Creative Projects 2001

Jason Boullioun and Ben Chien – Hovercraft

In order to construct the hovercraft, we took a piece of plywood and sawed it into a circle with a radius of about 2 feet.  We then took a tarp and covered the wood (now circular) on all sides about 2 inches into it.  In order to provide a place to put the leaf blower, we used a jigsaw and a drill to make a hole that was shaped similar to the exhaust of the wind blower.  After sanding the wood, duct tape was then placed all across the wood and then over the tarp.  Although it looked secure, it became necessary as we tested it several times to use a staple gun instead of merely duct tape to secure the tarp to the wood.  Once these two parts were fastened together, a Frisbee was nailed to the bottom of the wood to create an air pocket and a hard surface for the craft to rest on.  The leaf blower then could be set in place, whereupon the air would be blown at 195 miles per hour, causing the craft to levitate.  Although it levitated, once someone sat on it, it was off centered; this was remedied by tearing holes into the bottom of the tarp to direct the flow of the air to the center.  When the holes were properly positioned, the craft levitated and was able to slide with the aid of a force (push or pull).  The following equations were considered:Total mass: 77.2 + 7.8 = 85 kg . We concluded the project by coming up with an equation that we thought would give us the coefficient of friction: m = (Fp – ma)/mg
jason and ben

Ashley Carter – Psychic Monkey Game

The Psychic Monkey is a board game that was made to test the skills of physics students and adults. The game consists of a board, one dice, 4 colored monkey playing pieces, and 30 physics questions (15 of those questions being mathematical, and the other 15 conceptual). The goal of the game is to guide the psychic monkey through the forest and get him to the bananas before any of the other monkeys. This is done by rolling the dice and moving the monkey the number of spots indicated on the dice. If your monkey lands on a white space, then he is safe for the moment. If he lands on a red space, the player must answer a question off of one of the red cards (mathematical questions). If he lands on a blue space, the player must answer a question off of one of the blue cards (the conceptual questions). If the player answers the question correctly, he may move ahead one space. If he answers incorrectly, he must move backwards one space. The winner is the player who either lands on the last blue space and answers that question correctly, or the player who rolls a high enough number on his/her dice to move past the final blue space.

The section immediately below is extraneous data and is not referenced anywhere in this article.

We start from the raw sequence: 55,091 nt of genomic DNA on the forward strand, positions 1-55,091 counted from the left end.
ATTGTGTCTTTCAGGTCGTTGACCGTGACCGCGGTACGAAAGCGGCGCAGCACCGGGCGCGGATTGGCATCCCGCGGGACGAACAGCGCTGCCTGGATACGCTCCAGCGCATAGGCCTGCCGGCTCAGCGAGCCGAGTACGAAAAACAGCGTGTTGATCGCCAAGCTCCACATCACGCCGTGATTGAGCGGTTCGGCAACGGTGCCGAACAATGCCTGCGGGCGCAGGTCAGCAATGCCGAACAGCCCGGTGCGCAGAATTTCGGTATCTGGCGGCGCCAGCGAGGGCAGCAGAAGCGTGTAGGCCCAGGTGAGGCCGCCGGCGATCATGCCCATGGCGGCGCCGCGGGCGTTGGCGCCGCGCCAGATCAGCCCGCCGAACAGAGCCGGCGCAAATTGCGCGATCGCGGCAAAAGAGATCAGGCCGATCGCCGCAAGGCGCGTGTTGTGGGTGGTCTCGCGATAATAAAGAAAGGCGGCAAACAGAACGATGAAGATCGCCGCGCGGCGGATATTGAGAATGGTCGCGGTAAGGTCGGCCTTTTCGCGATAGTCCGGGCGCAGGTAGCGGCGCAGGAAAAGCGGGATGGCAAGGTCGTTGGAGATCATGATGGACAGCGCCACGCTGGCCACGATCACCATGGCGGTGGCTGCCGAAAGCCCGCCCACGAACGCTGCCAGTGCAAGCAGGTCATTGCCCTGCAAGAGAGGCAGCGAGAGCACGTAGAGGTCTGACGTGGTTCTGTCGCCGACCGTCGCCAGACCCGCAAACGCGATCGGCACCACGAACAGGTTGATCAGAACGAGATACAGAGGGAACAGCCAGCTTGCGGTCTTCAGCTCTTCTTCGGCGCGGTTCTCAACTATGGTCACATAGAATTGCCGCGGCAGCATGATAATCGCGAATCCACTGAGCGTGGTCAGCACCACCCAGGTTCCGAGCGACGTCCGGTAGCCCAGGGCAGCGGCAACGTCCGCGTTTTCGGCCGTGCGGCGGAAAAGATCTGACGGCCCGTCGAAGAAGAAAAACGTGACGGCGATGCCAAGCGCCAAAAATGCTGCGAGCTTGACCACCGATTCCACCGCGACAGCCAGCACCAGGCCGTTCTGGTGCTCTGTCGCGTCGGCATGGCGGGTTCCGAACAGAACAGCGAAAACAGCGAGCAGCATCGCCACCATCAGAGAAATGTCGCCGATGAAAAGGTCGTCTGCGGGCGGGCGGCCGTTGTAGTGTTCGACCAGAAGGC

ashley

Julia Collins – Formula Word Search and Crossword Puzzle

Who says physics isn’t all fun and Games?
I decided to create a crossword puzzle and formula search to mimic the cliché about  some thing being all fun and games. This usually implies the opposite meaning, but you may read  into it  what you will. My purpose was to create something that is all fun and games and still has to do with physics, and hopefully I succeeded in doing this. Of the two, the formula search was much more fun to create, because I was able to use all sorts of symbols to create absolute confusion ( a feeling often found in physics). For both, I began with the formulas, words and clues I wanted to use and then began to place them in graph paper. Later I made a clean version with a simple erasable grid.
crossword-julia-small

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formula-small

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OJ DeSouza, Patrick Fitzgerald and Xavier Sagnieres – Roller Coaster

We did a “roller coaster” where a small metal ball rolled down a plastic tube. We constructed it so it fell from the top of the balcony and ended up doing several loops and then it came out of the end of the tube flying across the room, aimed at Claire Gordon. But due to friction the final velocity wasn’t as high as expected. Therefore the ball touched the ground within 2 feet.  We had to use metal pipes to make the tube more like a tube because it flattened together. We first thought about making a roller coaster of wires; however, the wires weren’t straight enough to keep the width of the roller coaster constant so the ball would fall through the wider places. Unfortunately, we couldn’t find a way of fixing this problem with our materials so we scratched all the work we did (which was a whole weekends worth) and get a plastic tube and make it work.
patrick oj and xavier

Claire Gordon – Physics Train